THE dominant grip which the SNP has held over Scotland’s political scene for the best part of a decade reached new heights this week.
An astonishing poll put support for the party at 60 per cent in Scotland less than a year out from the Scottish Parliament elections next year. This compares with the 45 per cent which the party polled last time out at Holyrood when Alex Salmond won an “unprecedented” majority – something the voting system was specifically designed to guard against happening.
It came as Nicola Sturgeon’s soaring personal profile went global with a triumphant appearance on the prestigious Daily Show with Jon Stewart in the US. Government aides say media demand stateside for a slice of the First Minister hit fever pitch on the back of her appearance on the satirical show.
All of which suggests a thoroughly miserable year ahead for the opposition in Scotland. Labour are likely to be bedding a young new leader with Kezia Dugdale poised to replace Jim Murphy, but even senior party figures accept they have little or no chance of winning next year. Conservative leader Ruth Davidson cut an impressive figure in the recent referendum and UK elections, but Tory votes fell again in May, while the Lib Dems sunk to 0 per cent in parts of the country in last week’s poll.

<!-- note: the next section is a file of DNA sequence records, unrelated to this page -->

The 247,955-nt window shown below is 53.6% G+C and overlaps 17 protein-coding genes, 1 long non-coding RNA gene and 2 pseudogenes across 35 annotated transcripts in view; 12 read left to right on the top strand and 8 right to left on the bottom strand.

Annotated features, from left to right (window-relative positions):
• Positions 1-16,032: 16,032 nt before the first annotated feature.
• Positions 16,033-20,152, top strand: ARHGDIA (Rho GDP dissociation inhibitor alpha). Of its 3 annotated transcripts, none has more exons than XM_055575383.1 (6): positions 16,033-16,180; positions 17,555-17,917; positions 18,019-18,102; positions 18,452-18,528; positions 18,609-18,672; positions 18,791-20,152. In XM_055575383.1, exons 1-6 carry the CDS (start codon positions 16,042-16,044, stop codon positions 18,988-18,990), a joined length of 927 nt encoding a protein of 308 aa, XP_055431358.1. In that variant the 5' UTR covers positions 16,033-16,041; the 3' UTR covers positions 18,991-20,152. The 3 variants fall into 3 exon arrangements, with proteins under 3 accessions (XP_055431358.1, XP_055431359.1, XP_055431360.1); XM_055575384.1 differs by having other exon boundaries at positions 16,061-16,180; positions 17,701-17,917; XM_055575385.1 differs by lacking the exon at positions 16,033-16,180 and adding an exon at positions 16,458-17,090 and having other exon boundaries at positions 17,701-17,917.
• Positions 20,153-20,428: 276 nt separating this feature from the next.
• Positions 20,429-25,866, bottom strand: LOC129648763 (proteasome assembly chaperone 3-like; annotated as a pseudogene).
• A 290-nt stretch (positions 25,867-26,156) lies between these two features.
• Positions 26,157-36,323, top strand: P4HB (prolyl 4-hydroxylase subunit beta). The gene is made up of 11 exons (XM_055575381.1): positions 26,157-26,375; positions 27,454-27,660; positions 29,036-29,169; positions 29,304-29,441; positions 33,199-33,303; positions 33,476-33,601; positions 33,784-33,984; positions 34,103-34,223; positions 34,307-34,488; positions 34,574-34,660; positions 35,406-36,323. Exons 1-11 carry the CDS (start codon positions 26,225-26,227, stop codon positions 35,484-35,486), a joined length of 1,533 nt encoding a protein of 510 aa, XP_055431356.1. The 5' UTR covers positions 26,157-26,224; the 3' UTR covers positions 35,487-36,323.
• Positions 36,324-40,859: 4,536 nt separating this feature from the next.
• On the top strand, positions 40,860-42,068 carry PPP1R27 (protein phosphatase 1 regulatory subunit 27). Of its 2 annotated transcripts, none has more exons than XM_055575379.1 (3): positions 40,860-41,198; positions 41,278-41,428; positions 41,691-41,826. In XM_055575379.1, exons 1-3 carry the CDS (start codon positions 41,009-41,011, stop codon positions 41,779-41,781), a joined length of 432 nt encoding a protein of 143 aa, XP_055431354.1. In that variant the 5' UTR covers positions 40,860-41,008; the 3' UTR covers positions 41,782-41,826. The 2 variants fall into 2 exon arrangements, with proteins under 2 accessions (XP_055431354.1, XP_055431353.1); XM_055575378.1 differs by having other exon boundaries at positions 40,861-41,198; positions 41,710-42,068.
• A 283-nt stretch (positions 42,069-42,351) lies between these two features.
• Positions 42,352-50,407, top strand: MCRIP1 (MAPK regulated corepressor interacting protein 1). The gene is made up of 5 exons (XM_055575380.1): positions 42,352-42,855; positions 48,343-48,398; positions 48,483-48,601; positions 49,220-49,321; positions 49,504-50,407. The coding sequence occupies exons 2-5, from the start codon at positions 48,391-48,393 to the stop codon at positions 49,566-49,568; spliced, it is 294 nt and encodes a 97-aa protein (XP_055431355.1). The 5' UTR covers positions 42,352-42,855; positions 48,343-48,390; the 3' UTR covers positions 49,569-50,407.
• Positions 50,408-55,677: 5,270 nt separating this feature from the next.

Is there any stopping the Nationalist juggernaut? Well, thrusting the SNP’s record on the “bread and butter” issues under the spotlight, such as classroom standards, childcare and hospital waits – where the buck stops firmly with Ms Sturgeon – might be a start.
The SNP has faced difficult questions over key issues for which it alone is responsible in Scotland in the past four years. Campaigning mothers have revealed thousands of youngsters are missing out on their free childcare over a lack of flexibility in the system – despite Ms Sturgeon’s much vaunted aspiration to get a generation of working mothers back into the workplace with universal free childcare. Relations with teachers are not good, with the profession balloting on strike action over pay and conditions after a spat with ministers over falling standards of reading and writing. Scotland’s A&E wards have missed official waiting time targets for almost six years and concerns over Scottish policing persist over armed police routinely patrolling local beats and excessive use of stop and search.
But, the prospect of more powers coming to Holyrood in Scotland Bill continues to dominate the political agenda – and a second independence referendum still hangs in the background. If Scotland’s opposition wants to at least make a fist of it next year, they must achieve something that hasn’t been done in a decade – and focus the election battleground on the SNP’s own domestic record.